As with many things in life, the grass is often greener on the other side of the property management fence when it comes to managing new vs. older condominium corporations.
While older condo buildings may face issues such as materials and equipment that have reached the end of their lifespan — not to mention a weary, disinterested board and community — managing new builds also presents its fair share of challenges.
Think of new condo ownership and management as a marriage. With some newlywed couples, after the initial honeymoon period is over, reality starts to set in. And there may be a bit of a challenging adjustment period when the couple is really getting to know each other and struggling to work the kinks out, so that they can live a long and happy life together.
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In a new condo scenario, owners are excited to finally take possession, and look forward to enjoying a maintenance-free and worry-free lifestyle. While property managers are eager to start with a clean slate, do things their way and build a community that they can be proud of.
And then comes the first dose of harsh reality — that our world is ruled by economics. In this case it means that builders will start moving people in while other parts of the building are still under construction. It’s probably quite obvious that living in a construction zone is not the ideal way to start a happy marriage.
As with any relationship, the keys to success are communication, managing expectations and a large dose of sugar. (No, we don’t mean that you should ply your owners, board, staff and construction company with chocolate and donuts — but that certainly couldn’t hurt!)
What we mean is that managing a new condo development is truly an exercise in relationship-building and public relations. All parties involved are likely to feel frustrated at some point for various reasons, and it’s your job to ease that frustration and provide reassurance that any inconvenience will be short-lived and well worth it in the end.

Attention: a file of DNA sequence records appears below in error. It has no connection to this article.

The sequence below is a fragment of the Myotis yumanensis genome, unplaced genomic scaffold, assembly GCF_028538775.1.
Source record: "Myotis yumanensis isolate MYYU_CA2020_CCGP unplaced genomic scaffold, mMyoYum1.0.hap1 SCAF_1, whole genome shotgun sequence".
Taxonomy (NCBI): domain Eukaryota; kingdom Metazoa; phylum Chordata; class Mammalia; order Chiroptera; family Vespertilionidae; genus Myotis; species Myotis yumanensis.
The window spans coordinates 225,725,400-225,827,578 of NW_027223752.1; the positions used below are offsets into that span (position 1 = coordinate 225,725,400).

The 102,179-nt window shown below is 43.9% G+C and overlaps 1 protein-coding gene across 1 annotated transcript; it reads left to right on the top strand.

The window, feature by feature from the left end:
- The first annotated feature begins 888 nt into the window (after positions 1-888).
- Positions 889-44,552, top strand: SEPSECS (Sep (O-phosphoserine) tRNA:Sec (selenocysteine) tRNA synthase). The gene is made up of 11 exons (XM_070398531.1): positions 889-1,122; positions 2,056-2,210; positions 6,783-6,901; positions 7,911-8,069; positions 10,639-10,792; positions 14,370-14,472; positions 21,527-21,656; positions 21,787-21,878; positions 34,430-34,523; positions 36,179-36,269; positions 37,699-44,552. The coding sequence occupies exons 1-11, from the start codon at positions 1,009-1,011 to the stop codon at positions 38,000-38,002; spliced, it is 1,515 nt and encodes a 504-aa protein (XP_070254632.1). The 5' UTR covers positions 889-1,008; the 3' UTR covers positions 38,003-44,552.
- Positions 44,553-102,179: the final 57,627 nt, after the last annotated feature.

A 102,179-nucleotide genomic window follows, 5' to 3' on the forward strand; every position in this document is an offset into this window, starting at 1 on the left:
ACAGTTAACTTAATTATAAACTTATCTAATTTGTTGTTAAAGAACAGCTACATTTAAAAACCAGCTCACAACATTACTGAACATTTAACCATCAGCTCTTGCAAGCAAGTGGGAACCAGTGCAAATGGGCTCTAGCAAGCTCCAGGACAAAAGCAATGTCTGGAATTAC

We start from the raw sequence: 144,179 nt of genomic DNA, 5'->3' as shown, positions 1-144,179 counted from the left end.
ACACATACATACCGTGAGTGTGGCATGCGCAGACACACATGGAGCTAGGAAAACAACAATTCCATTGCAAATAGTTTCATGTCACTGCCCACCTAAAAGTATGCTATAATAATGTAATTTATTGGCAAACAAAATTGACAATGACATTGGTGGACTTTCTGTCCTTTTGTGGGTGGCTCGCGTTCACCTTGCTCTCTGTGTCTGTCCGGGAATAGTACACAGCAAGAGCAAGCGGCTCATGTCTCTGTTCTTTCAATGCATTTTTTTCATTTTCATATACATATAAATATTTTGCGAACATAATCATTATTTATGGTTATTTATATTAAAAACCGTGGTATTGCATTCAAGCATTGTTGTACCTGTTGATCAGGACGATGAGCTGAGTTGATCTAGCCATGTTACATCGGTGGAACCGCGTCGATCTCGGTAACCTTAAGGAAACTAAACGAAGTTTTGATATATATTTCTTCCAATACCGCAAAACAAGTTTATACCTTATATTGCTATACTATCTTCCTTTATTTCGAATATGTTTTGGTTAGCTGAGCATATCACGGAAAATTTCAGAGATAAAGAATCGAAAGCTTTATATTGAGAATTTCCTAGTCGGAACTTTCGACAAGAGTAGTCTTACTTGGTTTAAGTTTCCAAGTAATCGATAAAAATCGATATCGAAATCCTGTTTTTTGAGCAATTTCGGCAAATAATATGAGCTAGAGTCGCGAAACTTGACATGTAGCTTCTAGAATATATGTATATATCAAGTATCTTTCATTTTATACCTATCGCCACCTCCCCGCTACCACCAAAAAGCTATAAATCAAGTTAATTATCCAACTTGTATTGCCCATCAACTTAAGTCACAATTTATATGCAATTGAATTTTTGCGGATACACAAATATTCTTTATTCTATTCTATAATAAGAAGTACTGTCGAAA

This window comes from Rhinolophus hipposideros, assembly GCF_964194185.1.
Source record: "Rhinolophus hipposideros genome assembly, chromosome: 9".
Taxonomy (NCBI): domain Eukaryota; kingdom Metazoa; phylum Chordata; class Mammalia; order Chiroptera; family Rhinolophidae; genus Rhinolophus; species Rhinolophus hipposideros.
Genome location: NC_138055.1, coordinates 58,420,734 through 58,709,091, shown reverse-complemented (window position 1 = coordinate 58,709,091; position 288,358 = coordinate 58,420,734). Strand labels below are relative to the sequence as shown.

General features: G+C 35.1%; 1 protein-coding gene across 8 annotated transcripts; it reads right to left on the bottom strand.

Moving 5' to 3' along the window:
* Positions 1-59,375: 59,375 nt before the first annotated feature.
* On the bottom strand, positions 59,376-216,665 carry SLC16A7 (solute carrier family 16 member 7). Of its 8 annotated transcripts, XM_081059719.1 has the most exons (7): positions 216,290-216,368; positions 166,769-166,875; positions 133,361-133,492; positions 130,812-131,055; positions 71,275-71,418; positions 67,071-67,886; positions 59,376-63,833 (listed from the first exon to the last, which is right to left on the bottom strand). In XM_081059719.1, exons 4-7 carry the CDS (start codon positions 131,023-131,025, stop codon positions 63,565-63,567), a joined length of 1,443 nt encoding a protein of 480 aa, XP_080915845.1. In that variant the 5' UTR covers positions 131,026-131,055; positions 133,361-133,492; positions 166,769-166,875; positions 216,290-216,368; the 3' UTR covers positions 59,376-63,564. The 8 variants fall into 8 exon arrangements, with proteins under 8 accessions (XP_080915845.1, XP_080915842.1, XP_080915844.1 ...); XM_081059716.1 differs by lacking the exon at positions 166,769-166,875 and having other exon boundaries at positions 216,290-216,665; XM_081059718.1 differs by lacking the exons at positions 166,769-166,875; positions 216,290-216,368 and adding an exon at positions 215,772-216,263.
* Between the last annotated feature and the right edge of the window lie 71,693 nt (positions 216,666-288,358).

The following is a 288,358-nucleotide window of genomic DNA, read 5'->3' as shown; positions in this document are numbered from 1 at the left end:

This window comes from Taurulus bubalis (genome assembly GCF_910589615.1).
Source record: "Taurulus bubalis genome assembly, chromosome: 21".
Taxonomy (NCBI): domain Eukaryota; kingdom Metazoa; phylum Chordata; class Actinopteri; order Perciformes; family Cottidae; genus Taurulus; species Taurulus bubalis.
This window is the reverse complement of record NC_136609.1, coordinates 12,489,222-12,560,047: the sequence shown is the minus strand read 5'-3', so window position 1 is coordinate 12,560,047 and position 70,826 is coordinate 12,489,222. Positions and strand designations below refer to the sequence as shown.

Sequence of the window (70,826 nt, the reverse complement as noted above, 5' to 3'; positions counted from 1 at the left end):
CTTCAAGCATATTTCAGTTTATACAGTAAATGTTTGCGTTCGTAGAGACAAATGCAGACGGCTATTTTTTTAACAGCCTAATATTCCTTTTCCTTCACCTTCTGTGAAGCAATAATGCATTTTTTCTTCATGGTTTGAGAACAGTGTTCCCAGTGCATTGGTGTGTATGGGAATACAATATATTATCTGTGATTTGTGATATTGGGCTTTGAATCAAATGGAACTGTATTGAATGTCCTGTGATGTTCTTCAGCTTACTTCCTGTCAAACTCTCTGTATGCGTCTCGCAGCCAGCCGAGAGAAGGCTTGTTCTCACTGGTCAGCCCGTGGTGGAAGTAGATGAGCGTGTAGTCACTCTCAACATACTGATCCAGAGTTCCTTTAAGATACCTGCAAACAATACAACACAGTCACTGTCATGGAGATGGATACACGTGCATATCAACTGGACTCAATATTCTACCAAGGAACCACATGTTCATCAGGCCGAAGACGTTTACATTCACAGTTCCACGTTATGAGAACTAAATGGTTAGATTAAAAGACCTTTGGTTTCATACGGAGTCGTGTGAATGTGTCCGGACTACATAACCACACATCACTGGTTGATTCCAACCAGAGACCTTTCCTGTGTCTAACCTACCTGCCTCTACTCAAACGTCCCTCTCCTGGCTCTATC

Some issues that could pop up in new condo builds:
– dirt and mud from constructions
– false fire alarms
– leaking pipes
– building settling
– damage caused by move-ins
As stated, it is critical to communicate and manage expectations for all parties involved:
The first 3 years in any new building are always the busiest, so pay close attention to your staff’s workload to ensure that they are not so overloaded that they’re experiencing high levels of stress, or that they are not able to properly serve your customers. Also, clearly establish who is responsible for what, and how to respond to various situations — and provide your staff with the tools that will make it easier for them to do their jobs well — like mobile-ready condo management software.
As a property manager serving a brand new board, it’s your job to educate board members on how to effectively run a corporation, and to notify them of everything that needs to be done and to what schedule, such as reserve fund studies, performance audits, holding AGMs, annual budgeting, etc.
No one likes surprises, being left in the dark, or being given the run around. That is why it’s critical to educate owners on what they can expect for the first little while and assure them that you and your team will be ready and able to assist them with whatever they may need. Facilitate ongoing communications and convenient self-service features with a state-of-the-art Owner’s portal. In addition to this, be sure to walk the property daily, putting yourself in their shoes and seeing everything that they see.
Definitely don’t overlook these guys! During the warranty period you will be relying on construction to fix issues in a timely manner and at no cost. So it’s quite obvious that right from the beginning you will need to use your best people skills to build rapport with them.
Next time: Strategies to Overcome Pitfalls of Older Condominium Management
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